Source: Geophysical Research Letters, doi:10.1029/2011GL047392, 2011

Title: North Tropical Atlantic influence on western Amazon fire season variability

Authors: Katia Fernandes, Walter Baethgen, David G. DeWitt, Lisa Goddard and Dong Eun Lee: International Research Institute for Climate and Society, Columbia University, Palisades, New York, USA;

Sergio Bernardes: Department of Geography, University of Georgia, Athens, Georgia, USA;

Ruth DeFries and Maria Uriarte: Department of Ecology, Evolution and Environmental Biology, Columbia University, New York, New York, USA;

Waldo Lavado: Servicio Nacional de Meteorologa e Hidrologa, Lima, Peru;

Christine Padoch: Institute of Economic Botany, New York Botanical Garden, New York, New York, USA;

Miguel Pinedo Vasquez: Center for Environmental Research and Conservation, Columbia University, New York, New York, USA.

2. Episodic tremor triggers small earthquakes

It has been suggested that episodic tremor and slip (ETS), the weak shaking not associated with measureable earthquakes, could trigger nearby earthquakes, however, this had not been confirmed until recently. Vidale et al. monitored seismicity in the 4 months around a 16-day period of episodic tremor and slip in March 2010 in the Cascadia region. The authors observed five small earthquakes within the subducting slab during the ETS episode. They find that the timing and locations of earthquakes near the tremor suggests that the tremor and earthquakes are related. Furthermore, they observe that the rate of earthquakes across the area was several times higher within two days of tremor activity than at other times, adding to evidence of a connection between tremor and earthquakes.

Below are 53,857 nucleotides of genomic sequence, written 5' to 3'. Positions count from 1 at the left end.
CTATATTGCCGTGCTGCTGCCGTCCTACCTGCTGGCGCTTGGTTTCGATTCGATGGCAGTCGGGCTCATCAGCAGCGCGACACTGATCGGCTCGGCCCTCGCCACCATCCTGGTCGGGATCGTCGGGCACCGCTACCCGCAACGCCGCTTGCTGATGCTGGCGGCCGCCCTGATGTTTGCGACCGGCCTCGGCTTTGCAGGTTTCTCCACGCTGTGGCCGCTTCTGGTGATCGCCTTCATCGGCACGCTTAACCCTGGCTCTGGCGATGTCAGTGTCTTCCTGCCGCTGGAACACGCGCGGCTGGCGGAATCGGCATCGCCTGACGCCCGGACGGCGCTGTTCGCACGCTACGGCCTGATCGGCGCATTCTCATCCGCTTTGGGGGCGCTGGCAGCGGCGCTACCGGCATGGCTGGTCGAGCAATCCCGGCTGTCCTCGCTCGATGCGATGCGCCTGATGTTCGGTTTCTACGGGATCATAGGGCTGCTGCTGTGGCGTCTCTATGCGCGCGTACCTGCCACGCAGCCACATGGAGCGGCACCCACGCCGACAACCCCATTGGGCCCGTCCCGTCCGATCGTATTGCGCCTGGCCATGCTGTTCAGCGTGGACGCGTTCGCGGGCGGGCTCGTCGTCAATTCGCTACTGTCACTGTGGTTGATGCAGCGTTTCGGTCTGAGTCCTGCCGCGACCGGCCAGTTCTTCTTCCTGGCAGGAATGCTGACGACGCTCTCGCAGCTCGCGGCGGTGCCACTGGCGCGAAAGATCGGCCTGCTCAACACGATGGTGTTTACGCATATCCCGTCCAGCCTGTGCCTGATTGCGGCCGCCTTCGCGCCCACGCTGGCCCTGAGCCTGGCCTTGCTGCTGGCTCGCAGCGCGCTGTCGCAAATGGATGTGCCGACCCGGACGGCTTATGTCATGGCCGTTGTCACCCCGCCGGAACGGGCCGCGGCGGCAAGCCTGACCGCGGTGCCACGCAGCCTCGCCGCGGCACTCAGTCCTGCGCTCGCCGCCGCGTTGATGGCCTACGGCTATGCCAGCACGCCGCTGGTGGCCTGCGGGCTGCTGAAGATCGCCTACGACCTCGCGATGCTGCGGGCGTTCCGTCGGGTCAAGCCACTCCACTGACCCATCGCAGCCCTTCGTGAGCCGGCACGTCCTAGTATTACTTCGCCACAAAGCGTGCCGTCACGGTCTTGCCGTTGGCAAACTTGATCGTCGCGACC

Source: Geochemistry, Geophysics, Geosystems, doi:10.1029/2011GC003559, 2011

Title: Tiny intraplate earthquakes triggered by nearby episodic tremor and slip in Cascadia

Authors: John E. Vidale, Alicia J. Hotovec, Abhijit Ghosh, and Kenneth C. Creager: Department of Earth and Space Sciences, University of Washington, Seattle, Washington, USA;

Joan Gomberg: U.S. Geological Survey, Department of Earth and Space Sciences, University of Washington, Seattle, Washington, USA.

3. Melting glaciers can change Earth's gravity field

The Earth's rotation causes mass from the ductile mantle to bulge at the equator, making the radius of the Earth about 21 kilometers (13 miles) larger at the equator than at the poles. Over the past 20,000 or so years, the Earth has been becoming more round as it adjusts to the withdrawal of vast continental glaciers after the last ice agewithout the weight of ice pressing down, land has rebounded to give the Earth a more spherical shape. This in turn means that the Earth's geoidthe average gravity field across the globealso became more round. However, in the early 1990s, scientists began to notice that postglacial rebound was starting to become offset by something else, causing the Earth's gravity field to cease changing shape.